How much of the world will software eat?
Posted on June 2, 2014
I stepped into a fun riff on Twitter where Marc Andreessen published a 15-part tweet-blog on his thoughts on the limits of AI and Robots and their effect on society.
The concept captures my imagination because the media is quick jump to the inevitable end depicted in the Matrix where our machines come alive and Human beings become biological battery power in a post-apocalyptic world. Once singularity is achieved, humans fall to the dark side of evolution as we slowly welcome the ascension of our new robot overlords.
While that makes for a good Hollywood screenplay, it doesn’t work for two reasons.
First, computers systems will never replace Humans because they lack judgement. Machines can easily distinguish between good and bad options, but they cannot predict taste and style. Judgement is the result of a lifetime’s experience of constantly making choices, choices where there are multiple positive outcomes. This doesn’t translate to the world of machines where basic rules and logic make up a computers brain.
Second, artificial intelligence falls far short in creativity. They cannot “muster up” the next Mona Lisa or replicate Shakespeare through an digital force of will. Creativity is the ability to transcend tradition, moving beyond the known into the unknown. If a human programs a machine by transferring its “known” knowledge into instructions, how can the machine ever move beyond it’s own reality into the unknown? The answer? It can’t.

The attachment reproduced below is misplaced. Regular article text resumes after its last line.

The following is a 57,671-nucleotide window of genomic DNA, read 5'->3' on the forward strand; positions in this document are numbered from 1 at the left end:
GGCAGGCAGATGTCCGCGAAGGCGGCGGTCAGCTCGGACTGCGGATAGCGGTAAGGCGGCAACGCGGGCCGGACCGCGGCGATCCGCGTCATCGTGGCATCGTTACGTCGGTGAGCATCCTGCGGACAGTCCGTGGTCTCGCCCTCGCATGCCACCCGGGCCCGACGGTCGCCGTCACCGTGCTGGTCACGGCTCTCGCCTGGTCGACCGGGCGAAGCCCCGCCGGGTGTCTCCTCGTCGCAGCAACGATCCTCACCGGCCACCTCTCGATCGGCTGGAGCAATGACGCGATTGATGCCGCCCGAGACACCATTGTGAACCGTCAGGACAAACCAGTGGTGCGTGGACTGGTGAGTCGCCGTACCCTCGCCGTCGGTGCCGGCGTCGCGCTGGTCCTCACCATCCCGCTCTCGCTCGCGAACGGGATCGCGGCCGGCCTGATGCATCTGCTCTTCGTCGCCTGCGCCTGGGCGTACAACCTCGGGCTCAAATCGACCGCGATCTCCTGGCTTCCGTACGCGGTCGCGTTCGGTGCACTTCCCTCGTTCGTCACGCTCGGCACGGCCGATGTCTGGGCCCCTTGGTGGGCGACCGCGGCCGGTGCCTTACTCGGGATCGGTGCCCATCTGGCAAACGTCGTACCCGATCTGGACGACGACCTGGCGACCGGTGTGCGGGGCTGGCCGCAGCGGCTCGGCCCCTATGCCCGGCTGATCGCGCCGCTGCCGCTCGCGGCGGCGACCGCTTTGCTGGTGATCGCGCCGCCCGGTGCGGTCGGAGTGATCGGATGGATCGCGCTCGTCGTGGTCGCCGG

So how much of the world will software eat?
Machines are making a monumental impact in every area of society and as the generations pass by, they will become more and more accepted as a sub-class of steward, albeit more intelligently with each iteration. I believe the impact of this shift won’t be a replacement of what it means to be human, but an amplification of the amount of time we have to focus and spend on the things that truly make us human.
The inevitable end is not the singularity of machines, but the self-actualization of human beings in a beautiful chorus of individual creativity and art.
Optimistic? Maybe. But, that end would be much more interesting then the drab and hopeless background of the Matrix, even if you could learn Kung-Fu in 5 seconds.